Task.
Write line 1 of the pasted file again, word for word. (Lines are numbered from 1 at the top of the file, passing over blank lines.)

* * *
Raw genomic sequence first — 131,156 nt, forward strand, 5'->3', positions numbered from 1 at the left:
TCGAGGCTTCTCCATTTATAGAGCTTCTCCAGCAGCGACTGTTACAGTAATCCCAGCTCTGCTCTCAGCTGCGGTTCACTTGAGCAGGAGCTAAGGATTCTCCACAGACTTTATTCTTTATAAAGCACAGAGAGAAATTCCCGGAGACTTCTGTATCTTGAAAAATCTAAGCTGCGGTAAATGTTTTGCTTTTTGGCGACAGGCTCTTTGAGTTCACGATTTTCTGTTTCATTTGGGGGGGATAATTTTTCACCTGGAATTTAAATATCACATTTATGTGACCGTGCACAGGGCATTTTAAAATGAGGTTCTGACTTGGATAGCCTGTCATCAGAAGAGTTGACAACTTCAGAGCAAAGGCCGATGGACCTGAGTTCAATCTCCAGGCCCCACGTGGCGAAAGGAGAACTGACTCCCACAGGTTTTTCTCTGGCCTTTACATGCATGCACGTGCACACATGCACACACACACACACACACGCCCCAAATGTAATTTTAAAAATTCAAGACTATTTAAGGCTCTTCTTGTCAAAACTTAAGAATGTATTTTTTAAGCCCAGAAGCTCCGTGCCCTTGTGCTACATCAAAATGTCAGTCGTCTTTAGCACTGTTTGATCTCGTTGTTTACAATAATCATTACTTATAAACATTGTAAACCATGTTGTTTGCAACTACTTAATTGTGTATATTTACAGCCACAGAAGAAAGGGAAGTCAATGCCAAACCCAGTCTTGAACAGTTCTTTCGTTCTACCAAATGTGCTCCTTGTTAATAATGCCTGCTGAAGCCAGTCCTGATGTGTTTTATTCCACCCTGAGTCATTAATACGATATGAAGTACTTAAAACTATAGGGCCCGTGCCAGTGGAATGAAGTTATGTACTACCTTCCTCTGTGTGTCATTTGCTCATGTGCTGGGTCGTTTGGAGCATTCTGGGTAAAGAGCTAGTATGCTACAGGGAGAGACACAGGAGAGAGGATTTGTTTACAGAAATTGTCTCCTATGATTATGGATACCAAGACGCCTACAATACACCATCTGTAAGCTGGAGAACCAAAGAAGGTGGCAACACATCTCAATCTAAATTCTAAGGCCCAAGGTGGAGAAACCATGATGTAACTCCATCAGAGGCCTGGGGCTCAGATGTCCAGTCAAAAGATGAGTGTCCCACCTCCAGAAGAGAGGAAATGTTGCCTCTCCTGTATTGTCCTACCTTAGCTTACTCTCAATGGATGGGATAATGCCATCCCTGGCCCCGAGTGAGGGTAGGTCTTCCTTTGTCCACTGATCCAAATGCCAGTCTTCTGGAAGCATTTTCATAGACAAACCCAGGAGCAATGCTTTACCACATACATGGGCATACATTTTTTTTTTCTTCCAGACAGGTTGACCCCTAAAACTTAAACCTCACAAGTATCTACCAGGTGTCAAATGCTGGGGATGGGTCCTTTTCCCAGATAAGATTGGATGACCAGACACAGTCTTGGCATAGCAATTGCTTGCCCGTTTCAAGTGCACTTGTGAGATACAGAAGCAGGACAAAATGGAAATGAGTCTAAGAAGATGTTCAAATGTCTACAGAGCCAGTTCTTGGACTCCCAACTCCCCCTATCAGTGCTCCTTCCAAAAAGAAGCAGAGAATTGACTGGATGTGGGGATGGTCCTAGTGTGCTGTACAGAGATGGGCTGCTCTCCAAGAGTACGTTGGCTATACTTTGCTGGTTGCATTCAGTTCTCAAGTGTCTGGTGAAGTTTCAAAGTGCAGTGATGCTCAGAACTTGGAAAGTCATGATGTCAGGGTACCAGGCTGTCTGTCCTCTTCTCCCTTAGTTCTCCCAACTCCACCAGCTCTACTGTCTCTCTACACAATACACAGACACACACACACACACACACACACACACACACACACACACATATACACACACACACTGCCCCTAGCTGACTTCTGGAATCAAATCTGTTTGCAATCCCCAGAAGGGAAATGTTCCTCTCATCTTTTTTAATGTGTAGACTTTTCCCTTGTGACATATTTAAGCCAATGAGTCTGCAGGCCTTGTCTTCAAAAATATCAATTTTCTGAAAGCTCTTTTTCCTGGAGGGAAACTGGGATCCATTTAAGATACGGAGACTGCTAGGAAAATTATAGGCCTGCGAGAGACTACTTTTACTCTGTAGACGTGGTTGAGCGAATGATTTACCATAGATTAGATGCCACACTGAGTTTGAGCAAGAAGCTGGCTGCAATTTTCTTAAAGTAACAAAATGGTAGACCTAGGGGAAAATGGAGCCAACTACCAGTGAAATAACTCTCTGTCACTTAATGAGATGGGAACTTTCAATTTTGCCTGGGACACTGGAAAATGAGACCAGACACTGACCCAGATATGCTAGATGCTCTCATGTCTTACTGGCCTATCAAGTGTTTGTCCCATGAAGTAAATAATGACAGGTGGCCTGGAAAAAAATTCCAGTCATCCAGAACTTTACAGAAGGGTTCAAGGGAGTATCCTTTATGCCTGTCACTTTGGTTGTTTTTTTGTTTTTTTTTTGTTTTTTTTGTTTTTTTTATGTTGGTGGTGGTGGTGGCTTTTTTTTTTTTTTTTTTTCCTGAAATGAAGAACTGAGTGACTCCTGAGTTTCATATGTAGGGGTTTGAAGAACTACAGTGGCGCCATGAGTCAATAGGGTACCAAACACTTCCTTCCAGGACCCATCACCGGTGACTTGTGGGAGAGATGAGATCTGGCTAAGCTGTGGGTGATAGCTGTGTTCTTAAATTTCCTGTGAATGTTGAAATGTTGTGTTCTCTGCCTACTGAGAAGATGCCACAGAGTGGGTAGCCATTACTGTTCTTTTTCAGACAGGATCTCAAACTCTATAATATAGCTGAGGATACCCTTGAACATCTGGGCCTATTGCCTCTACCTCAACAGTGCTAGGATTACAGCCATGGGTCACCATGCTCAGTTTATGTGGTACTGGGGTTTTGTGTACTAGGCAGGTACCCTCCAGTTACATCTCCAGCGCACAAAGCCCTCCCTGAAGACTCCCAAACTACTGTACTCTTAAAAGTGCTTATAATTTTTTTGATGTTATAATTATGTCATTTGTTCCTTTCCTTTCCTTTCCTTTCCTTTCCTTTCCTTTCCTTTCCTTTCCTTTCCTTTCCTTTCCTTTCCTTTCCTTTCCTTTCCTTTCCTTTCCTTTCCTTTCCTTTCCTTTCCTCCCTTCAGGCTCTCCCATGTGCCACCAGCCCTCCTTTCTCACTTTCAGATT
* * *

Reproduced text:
Raw genomic sequence first — 131,156 nt, forward strand, 5'->3', positions numbered from 1 at the left: